In collaboration with the National Institute of Chemistry in Ljubljana, Mebius has developed a Pt-skin over structurally ordered Cu3Pt alloyed core-shell type catalyst. These types of catalysts are only just now being developed by the rest of the industry, in turn, we have already completed testing of the catalyst operation under various conditions and the NIC has begun the process of scaling up manufacture from 20g per batch, to over 200g per batch.

Artist's impression of PtCu particle

Cross-section view of the Pt-skin over the ordered PtCu3 (intermetallic) shell catalyst nanoparticle embedded in graphitized carbon, artist's impression by Jaka Birsa.

nm scale view of particle surface taken via EM tomography

EM tomography of PtCu3 nanoparticle showing the 2 monolayer Pt-skin over ordered (Pm3m) shell. (Courtesy of National Institute of Chemistry, Ljubljana)

There are huge benefits in being able to manipulate platinum distribution within a particle to this degree, with only a few layers of Pt atoms covering the structurally ordered PtCu3 core. All of the Pt present in the skin is thus available for the electrocatalytic reaction. Consequently there are no longer limitations as to the nanoparticles size distribution (see image below). Thus one avoids the so-called particle size effect on catalytic activity, which allows us to avoid small nanoparticles and narrow particle size distribution necessary for ordinary Pt/C catalysts to obtain high enough electro-catalyticaly active surface area (ESA). Although the ESA in our catalyst is lower (between 20 and 40 m2/gPt) the specific and mass activities are much higher than for ordinary Pt/C catalyst.

particle size vs. ESA

Image above: dependence of electro-catalytically active surface area (ESA) of the catalyst on particle size for three different types of catalysts: pure Pt nanoparticles (Pt sphere), core-shell Pt alloyed catalysts (core-shell), and Pt-skin catalysts (monolayer).

Another benefit of Pt-transition metal alloyed catalysts is their increased activity, due to strain and/or ligand effect. However, in the case of our proprietary catalyst this activity is nearly doubled in comparison with similar Pt-transition metal alloyed catalysts due to structurally ordered shell beneath the Pt skin present in our catalyst.

ORR activity levels of various catalyst types

ORR polarisation curves in 0.1 M HClO4 at rotation of 1600 RPM with 20 mV/s of Pt/C and two PtCu/C catalysts (black is platinum, blue is disordered and red is ordered), b) are Tafel plots and c) are gain factors normalized to Pt/C specific activity at 0.9 V

MOR activity levels of various catalyst types

MOR polarisation curves in 0.1 M HClO4 and 1 M methanol at rotation of 1600 RPM with 50 mV/s of Pt/C and two PtCu/C catalysts (black is platinum, blue is disordered and red is ordered), b) are Tafel plots and c) are gain factors normalized to Pt/C specific activity at 0.9 V. In the polarisation tests above the MOR was measured on the same catalyst films and in the same electrolyte as ORR. (Source article)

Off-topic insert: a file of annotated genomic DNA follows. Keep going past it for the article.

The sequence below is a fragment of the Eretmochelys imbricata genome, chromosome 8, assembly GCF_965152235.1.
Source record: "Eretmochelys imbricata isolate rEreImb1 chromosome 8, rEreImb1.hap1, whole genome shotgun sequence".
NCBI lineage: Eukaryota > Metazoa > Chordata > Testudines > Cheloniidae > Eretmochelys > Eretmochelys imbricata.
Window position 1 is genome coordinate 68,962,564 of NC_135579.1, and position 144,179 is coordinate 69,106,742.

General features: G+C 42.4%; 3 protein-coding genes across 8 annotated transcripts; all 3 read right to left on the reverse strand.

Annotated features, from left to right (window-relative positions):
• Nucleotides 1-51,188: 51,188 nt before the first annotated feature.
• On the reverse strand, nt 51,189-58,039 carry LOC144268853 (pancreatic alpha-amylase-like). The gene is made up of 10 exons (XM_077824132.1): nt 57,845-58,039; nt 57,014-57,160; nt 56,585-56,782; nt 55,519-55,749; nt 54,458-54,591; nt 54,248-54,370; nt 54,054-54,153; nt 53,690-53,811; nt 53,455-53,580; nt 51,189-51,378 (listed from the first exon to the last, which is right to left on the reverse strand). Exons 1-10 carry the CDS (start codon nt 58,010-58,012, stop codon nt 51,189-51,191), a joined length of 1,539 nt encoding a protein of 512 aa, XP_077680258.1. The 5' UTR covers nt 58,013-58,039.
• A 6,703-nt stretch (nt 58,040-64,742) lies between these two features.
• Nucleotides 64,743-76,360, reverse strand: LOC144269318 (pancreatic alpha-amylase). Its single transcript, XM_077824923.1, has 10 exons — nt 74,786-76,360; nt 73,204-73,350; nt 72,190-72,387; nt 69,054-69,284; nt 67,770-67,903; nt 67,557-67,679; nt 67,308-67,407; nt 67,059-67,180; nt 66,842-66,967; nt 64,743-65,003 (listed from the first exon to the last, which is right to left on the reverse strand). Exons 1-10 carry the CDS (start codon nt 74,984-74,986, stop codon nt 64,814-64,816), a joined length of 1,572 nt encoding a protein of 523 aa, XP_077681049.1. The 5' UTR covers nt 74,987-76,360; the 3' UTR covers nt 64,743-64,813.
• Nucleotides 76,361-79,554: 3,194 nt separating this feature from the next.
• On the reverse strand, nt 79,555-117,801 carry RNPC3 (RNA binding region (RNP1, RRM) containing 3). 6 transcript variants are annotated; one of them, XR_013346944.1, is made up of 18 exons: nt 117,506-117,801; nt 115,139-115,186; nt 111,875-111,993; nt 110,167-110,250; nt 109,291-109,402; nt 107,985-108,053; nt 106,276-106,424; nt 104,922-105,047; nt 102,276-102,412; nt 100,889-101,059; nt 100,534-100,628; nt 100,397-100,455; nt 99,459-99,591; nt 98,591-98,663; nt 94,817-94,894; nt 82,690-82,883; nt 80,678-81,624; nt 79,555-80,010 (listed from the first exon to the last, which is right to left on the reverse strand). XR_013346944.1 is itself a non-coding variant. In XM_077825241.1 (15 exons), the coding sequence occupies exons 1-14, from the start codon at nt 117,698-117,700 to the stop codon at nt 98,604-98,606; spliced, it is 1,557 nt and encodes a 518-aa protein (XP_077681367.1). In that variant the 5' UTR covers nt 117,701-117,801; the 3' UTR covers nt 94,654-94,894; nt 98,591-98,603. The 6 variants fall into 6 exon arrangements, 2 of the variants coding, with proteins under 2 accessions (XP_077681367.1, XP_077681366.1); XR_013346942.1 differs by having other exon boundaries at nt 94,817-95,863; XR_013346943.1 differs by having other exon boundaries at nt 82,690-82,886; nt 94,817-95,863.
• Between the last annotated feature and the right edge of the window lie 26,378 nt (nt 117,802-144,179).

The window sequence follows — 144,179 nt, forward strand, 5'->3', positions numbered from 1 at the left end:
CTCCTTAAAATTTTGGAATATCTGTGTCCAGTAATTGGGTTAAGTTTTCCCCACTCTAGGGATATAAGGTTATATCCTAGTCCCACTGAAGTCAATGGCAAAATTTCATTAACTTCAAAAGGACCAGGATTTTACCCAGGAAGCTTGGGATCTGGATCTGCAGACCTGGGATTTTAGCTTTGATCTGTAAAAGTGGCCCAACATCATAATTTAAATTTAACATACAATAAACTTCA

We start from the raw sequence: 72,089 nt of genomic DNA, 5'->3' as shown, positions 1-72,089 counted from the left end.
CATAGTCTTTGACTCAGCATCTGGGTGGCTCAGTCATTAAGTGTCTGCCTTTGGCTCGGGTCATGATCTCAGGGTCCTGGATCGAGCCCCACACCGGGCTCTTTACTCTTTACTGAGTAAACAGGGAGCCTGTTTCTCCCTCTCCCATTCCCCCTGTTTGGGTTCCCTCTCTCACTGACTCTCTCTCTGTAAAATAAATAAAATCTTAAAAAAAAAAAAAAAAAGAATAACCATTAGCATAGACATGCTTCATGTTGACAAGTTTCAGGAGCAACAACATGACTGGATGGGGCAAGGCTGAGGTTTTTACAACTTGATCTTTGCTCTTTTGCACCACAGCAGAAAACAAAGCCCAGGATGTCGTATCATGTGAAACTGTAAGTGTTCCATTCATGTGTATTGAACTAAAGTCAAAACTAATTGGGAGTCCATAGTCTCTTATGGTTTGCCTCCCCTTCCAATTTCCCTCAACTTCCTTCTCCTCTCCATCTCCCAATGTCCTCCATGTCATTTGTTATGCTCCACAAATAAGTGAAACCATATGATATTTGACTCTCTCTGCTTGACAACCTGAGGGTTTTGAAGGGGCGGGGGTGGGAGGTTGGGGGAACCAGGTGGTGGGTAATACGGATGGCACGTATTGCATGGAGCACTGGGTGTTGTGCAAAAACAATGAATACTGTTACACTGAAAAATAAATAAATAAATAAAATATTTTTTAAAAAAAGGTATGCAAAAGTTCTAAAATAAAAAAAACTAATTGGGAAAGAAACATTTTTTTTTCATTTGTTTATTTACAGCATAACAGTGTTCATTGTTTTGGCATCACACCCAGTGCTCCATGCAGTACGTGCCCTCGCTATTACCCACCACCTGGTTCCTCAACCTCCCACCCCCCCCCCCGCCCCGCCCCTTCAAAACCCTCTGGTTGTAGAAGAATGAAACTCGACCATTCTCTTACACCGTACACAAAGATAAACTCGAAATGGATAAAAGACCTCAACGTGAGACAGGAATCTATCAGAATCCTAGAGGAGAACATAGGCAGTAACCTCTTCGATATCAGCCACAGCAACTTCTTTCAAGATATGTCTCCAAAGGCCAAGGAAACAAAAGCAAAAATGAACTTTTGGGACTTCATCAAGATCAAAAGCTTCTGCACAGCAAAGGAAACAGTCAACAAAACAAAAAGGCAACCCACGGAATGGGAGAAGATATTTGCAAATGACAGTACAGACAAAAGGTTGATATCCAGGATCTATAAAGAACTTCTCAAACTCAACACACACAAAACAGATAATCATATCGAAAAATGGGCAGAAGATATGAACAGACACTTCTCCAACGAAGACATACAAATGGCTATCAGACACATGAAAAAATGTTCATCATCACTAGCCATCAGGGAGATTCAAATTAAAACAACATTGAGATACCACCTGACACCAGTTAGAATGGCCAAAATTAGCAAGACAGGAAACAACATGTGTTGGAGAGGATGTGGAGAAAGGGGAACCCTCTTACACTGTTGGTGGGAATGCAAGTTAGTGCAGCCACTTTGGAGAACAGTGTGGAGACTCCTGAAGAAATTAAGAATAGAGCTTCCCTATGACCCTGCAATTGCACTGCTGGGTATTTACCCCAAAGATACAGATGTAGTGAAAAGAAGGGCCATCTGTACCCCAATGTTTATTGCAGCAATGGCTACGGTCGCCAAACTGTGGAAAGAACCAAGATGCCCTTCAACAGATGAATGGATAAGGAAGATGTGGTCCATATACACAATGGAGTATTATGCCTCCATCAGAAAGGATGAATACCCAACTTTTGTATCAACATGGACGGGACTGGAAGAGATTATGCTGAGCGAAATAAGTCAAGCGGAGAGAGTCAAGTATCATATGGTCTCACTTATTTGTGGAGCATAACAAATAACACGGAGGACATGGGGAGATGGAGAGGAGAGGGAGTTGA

A recent study of our catalyst's stability and degradation characteristics provided excellent results, showing that the Cu3Pt catalyst does not suffer from Oswald ripening (a phenomenon common to all comercially available PEM catalysts at this time – Wikipedia article), and it also does not suffer nanoparticle detachment from the substrate, nor is it affected by carbon corrosion under various electric potential protocols of testing (potential cycling or potential hold). This has been demonstrated by using the so-called identical location transmission (IL TEM) and scanning (IL SEM) electron microscopies.(Source article)

ILTEM-ILSEM nanoparticles.jpg

IL-TEM micrographs of the PtCu/C nanoparticles: A) as-annealed, B) after 500 dealloying cycles (0.2 Vs-1 between 0.05 and 1.2 V), and C) after 7000 degradation cycles (1 Vs-1 between 0.6 and 1.2 V). IL-SEM micrographs of the same catalyst: D) as-annealed, E) after 500 dealloying cycles, and F) after 5000 degradation cycles. (Source article)

The as-synthesized catalyst from 20 g synthesis batch was used to prepare the catalyst ink, ink-jet deposited on wet proofed carbon cloth (GDL-CT, FuelCellsEtc) to obtain GDEs and then hot-pressed with Nafion® 115 membrane in H+ form to obtain 5x5 cm2 active electrode area MEAs. These MEAs were tested in single cell on CompuCell GT test station (QuinTech GmbH, (ElectroChem Inc.)) at 65C and 80% RH of fed gases on both electrodes. The obtained polarisation curves in different coordinates are presented in the graphs below.

Polarisation curves recorded in single-cell tests with Nafion 115 membranes, 0.1mg/cm2 PtCu (20% wt) GDE loading (identical anode and cathode), measured at 65 degrees Celsius and 80% RH, in comparison with IR corrected, and calculated Nafion 211 resistance values plotted on a curve. The right image shows polarisation curves with current densities expressedin the units of A per mg Pt present on the cathode.

Curve A

The results are presented below, where the polarisation curve on the described MEA is confronted with the polarisation curve on MEA prepared from a commercial GDE with Pt/C catalyst having platinum loading of 0.5 mgPt/cm2geom and Nafion® 115 membrane. It is obvious that even in realistic conditions the MEA with Pt-skin over Cu3Pt/C catalyst is about six times more active than the MEA with commercial Pt/C catalyst electrodes at 0.6 V versus RHE.

Curve B

Comparison of polarisation curves obtained with commercial Pt/C electrocatalyst and with Pt-skin over structured PtCu3/C catalyst when current densities expressed in the units of A per mg Pt present on the cathode.

Technical Characteristics

Technical Data Sheet (PDF)

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